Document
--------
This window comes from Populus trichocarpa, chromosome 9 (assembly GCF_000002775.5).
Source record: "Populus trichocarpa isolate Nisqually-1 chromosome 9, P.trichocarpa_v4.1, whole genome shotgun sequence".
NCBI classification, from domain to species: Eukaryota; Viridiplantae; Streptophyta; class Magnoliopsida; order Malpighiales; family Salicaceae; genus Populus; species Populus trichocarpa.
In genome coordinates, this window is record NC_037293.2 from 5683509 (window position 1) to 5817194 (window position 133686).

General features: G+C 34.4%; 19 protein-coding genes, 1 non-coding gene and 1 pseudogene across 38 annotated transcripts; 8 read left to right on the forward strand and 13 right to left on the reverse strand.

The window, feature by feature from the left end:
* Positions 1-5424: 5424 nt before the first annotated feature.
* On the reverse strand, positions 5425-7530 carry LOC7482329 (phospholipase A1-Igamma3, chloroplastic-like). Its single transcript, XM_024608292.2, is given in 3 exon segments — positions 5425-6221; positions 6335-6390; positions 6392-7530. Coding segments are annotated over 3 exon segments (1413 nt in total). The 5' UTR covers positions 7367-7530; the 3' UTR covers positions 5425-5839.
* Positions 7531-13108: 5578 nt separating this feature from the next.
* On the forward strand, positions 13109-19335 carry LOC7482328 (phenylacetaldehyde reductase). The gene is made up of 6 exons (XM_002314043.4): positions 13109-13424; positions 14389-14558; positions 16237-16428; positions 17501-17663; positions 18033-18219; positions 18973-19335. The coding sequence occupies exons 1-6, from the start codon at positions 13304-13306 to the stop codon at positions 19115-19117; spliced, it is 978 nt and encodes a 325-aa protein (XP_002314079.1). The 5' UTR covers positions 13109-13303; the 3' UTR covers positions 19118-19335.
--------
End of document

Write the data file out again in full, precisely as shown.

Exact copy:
This window comes from Populus trichocarpa, chromosome 9 (assembly GCF_000002775.5).
Source record: "Populus trichocarpa isolate Nisqually-1 chromosome 9, P.trichocarpa_v4.1, whole genome shotgun sequence".
NCBI classification, from domain to species: Eukaryota; Viridiplantae; Streptophyta; class Magnoliopsida; order Malpighiales; family Salicaceae; genus Populus; species Populus trichocarpa.
In genome coordinates, this window is record NC_037293.2 from 5683509 (window position 1) to 5817194 (window position 133686).

General features: G+C 34.4%; 19 protein-coding genes, 1 non-coding gene and 1 pseudogene across 38 annotated transcripts; 8 read left to right on the forward strand and 13 right to left on the reverse strand.

The window, feature by feature from the left end:
* Positions 1-5424: 5424 nt before the first annotated feature.
* On the reverse strand, positions 5425-7530 carry LOC7482329 (phospholipase A1-Igamma3, chloroplastic-like). Its single transcript, XM_024608292.2, is given in 3 exon segments — positions 5425-6221; positions 6335-6390; positions 6392-7530. Coding segments are annotated over 3 exon segments (1413 nt in total). The 5' UTR covers positions 7367-7530; the 3' UTR covers positions 5425-5839.
* Positions 7531-13108: 5578 nt separating this feature from the next.
* On the forward strand, positions 13109-19335 carry LOC7482328 (phenylacetaldehyde reductase). The gene is made up of 6 exons (XM_002314043.4): positions 13109-13424; positions 14389-14558; positions 16237-16428; positions 17501-17663; positions 18033-18219; positions 18973-19335. The coding sequence occupies exons 1-6, from the start codon at positions 13304-13306 to the stop codon at positions 19115-19117; spliced, it is 978 nt and encodes a 325-aa protein (XP_002314079.1). The 5' UTR covers positions 13109-13303; the 3' UTR covers positions 19118-19335.